Orfalea Center Thematic Research Cluster
Transnationalizing the Study of the United States
Comparative Perspectives on National Security Rhetoric and Practice
The following are the categorical resources that are relevant to the study of the historical precedent and global consequences of the post-9/11 war on terror.
Ramos García, José María. “La Política De Seguridad Fronteriza En La Administración Del Presidente Trump: 2016-2017.” Norteamérica 13, no. 1 (2018): Norteamérica, 02/18/2018, Vol.13(01).
Argues that Trump will focus on border security and continue the work of Bush and Obama which will lead to a decrease in migrant crossing.
Frey, Barbara. Mexico’s Human Rights Crisis. Pennsylvania Studies in Human Rights. Philadelphia: University of Pennsylvania Press, 2019.
The “war on drugs” launched in 2006 by President Felipe Calderón and the corrupting influence criminal organizations have on public institutions have empowered both state and nonstate actors to operate with impunity. Impunity, they argue, is the root cause that has enabled a human-rights crisis to flourish, creating a climate of generalized violence that is carried out, condoned, or ignored by the state and precluding any hope for justice.
Olives Thompson, Glen. “Slowly Learning the Hard Way: U.S. America’s War on Drugs and Implications for Mexico.” Norteamérica 9, no. 2 (2014): 59-83.
Argues that these localized US policies have also led to drug cartel violence in Mexico and other countries. This article proposes policy changes.
Explicates on the policies that went into effect after 9/11 and how it changed the ways companies and nations monitored movement. She traces the origin of these policies to 1990s, but argues 9/11 made the implementation of these policies an actuality.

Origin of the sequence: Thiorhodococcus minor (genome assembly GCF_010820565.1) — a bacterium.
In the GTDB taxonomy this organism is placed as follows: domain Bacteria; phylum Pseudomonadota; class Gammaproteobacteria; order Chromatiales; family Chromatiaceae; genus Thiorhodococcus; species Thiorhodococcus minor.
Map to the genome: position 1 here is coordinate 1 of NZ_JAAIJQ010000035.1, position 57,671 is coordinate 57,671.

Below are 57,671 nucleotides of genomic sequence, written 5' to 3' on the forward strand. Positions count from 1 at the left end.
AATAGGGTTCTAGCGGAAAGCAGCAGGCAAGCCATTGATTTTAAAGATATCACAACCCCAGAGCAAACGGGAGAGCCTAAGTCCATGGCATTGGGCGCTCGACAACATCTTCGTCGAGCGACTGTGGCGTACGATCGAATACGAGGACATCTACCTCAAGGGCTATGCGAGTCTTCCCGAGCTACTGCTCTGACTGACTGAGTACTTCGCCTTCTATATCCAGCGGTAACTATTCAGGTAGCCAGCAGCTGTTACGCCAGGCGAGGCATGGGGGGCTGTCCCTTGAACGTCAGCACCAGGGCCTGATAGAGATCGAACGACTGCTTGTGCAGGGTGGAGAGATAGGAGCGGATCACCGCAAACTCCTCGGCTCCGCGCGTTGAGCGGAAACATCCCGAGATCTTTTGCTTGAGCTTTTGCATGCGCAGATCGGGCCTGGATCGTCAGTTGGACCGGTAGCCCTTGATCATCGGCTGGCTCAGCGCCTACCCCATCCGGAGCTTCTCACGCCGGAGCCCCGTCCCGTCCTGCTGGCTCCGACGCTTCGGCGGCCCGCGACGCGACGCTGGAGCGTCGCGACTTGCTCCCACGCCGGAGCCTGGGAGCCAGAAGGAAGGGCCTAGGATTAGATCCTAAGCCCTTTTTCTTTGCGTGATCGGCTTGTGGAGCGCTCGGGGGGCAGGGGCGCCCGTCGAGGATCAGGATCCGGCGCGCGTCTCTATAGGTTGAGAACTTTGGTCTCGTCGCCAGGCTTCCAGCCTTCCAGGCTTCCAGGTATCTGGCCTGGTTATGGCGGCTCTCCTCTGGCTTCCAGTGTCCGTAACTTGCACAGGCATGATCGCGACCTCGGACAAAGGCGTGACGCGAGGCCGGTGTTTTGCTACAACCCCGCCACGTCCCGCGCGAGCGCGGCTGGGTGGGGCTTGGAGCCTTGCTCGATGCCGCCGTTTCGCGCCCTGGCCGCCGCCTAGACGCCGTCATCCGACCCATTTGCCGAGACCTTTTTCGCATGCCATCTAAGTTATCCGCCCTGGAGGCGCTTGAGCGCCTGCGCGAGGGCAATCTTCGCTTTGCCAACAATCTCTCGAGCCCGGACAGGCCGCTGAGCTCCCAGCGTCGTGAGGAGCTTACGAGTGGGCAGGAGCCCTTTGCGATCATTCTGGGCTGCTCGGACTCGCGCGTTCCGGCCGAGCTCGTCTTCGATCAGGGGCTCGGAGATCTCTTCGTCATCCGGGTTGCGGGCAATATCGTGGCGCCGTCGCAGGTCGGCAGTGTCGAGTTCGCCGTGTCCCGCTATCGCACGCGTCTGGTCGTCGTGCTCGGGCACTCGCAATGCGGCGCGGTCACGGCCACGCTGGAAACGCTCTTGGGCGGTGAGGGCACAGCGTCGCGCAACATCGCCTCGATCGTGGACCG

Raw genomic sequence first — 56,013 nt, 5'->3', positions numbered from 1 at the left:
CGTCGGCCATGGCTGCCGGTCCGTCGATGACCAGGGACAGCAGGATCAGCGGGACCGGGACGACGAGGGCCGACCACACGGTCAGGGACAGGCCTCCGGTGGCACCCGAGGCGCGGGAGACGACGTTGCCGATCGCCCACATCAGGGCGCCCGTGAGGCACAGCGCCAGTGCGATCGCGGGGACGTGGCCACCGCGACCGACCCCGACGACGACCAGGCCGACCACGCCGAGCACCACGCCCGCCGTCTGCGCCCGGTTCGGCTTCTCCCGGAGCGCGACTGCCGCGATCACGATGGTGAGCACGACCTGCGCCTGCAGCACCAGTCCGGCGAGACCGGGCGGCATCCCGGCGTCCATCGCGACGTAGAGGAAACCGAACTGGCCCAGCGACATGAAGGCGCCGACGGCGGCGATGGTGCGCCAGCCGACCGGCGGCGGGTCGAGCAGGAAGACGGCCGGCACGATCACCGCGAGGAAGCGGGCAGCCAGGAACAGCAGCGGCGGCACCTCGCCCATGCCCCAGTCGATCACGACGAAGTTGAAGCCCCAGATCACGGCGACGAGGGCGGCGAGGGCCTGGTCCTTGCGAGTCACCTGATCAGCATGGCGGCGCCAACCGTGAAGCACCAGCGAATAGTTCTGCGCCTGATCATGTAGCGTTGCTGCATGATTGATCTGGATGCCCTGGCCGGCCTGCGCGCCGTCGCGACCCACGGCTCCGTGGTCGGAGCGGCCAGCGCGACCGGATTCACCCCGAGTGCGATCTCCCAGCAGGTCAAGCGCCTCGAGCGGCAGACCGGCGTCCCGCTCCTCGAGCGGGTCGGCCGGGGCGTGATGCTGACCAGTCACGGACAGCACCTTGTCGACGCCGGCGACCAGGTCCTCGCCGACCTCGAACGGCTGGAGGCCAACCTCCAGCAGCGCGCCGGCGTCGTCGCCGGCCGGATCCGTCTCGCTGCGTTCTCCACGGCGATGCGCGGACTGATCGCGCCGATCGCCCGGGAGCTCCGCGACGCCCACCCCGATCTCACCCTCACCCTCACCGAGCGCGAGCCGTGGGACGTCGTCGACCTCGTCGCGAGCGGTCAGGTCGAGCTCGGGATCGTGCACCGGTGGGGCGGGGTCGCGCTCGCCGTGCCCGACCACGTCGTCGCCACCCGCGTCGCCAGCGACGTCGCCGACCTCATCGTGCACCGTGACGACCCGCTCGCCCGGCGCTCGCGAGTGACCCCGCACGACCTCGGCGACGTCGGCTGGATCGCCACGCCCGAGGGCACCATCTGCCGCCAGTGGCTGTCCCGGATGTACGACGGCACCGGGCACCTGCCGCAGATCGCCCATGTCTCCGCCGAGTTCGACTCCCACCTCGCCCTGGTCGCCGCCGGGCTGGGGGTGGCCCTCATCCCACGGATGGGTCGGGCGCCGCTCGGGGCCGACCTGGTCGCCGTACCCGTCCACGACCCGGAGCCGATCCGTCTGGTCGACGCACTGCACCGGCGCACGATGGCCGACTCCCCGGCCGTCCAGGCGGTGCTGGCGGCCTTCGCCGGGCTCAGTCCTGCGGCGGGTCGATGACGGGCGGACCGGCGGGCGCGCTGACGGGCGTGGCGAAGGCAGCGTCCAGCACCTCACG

Durán-Martínez, Angélica. The Politics of Drug Violence : Criminals, Cops and Politicians in Colombia and Mexico. New York, NY, United States of America: Oxford University Press, 2018.
Looks at the connection between violence that results from illicit markets and its connection to the state.
Highlights the ways practices of colonial subjugation and management are being mobilized through the less sensational, seemingly mundane spaces and practices of aid governance. The United States Agency for International Development (USAID) offers one site through which to view this articulation.
Emery, James. “The Global War on Drugs.” The World & I Online, 2007, The World & I Online, November 2007.
This essay presents the drug war as a global mechanism to police, disenfranchise, and displace poor communities of color in areas of capitalist expansion.